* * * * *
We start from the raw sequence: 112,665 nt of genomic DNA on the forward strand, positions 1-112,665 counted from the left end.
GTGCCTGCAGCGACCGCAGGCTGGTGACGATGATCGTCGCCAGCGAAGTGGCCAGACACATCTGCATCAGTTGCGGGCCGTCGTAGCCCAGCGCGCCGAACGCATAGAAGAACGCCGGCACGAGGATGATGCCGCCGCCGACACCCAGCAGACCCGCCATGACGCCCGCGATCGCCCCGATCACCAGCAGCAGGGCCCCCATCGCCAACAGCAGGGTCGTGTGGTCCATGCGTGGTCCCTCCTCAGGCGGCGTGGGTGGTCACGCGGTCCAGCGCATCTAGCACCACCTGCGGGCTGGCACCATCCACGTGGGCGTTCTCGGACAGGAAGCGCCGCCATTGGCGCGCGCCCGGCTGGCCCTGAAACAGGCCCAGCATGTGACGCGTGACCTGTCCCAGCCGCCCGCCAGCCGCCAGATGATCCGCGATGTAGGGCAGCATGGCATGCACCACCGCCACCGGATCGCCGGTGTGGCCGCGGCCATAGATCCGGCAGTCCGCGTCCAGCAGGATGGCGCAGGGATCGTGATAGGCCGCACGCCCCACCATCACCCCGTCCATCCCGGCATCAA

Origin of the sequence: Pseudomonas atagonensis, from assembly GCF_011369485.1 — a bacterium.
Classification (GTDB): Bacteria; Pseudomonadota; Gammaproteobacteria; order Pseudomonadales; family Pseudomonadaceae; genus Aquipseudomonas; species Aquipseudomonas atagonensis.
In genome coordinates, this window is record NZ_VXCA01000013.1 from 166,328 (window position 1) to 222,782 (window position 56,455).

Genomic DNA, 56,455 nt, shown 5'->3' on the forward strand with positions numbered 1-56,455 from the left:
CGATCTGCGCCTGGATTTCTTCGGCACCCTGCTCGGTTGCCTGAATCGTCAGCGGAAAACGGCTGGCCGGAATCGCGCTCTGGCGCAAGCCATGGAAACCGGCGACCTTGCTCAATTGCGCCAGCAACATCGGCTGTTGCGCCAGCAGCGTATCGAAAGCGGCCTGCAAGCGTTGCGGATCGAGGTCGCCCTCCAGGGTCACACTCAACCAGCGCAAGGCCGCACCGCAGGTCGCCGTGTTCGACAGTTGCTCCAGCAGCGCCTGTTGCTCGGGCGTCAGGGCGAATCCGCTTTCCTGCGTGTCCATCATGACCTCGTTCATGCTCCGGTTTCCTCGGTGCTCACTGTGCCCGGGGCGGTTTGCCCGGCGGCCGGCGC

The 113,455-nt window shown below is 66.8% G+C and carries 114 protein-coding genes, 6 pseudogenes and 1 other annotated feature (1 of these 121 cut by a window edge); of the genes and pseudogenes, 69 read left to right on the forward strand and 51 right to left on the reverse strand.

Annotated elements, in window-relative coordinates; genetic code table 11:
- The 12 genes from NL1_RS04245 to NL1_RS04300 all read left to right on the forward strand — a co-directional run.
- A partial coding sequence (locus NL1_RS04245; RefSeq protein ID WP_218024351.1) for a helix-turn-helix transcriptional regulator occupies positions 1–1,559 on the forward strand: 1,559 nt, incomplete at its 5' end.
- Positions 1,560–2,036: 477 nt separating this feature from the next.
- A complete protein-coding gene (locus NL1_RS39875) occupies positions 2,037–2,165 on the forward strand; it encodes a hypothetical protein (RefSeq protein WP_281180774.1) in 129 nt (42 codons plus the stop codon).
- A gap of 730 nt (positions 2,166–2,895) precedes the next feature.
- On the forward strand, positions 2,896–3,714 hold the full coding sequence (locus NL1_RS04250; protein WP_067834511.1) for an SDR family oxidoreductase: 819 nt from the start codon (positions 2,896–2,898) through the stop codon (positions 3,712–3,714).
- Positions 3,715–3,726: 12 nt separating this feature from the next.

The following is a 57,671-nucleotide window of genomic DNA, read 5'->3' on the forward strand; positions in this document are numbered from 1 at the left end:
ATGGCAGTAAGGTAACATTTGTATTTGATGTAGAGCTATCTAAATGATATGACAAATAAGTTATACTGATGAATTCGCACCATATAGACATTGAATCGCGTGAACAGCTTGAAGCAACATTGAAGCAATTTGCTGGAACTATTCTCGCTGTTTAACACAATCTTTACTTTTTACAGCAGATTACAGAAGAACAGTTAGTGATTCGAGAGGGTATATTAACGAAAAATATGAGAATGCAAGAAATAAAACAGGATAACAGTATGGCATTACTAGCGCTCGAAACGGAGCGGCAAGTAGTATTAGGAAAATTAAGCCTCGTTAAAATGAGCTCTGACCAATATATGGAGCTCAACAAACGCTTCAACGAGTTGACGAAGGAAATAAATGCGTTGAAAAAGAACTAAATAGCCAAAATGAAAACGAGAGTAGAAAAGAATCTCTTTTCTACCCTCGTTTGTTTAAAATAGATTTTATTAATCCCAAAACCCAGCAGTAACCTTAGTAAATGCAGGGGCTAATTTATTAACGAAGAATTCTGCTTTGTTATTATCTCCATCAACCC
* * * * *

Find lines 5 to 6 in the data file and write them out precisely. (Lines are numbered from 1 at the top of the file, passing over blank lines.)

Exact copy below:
In genome coordinates, this window is record NZ_VXCA01000013.1 from 166,328 (window position 1) to 222,782 (window position 56,455).

Genomic DNA, 56,455 nt, shown 5'->3' on the forward strand with positions numbered 1-56,455 from the left: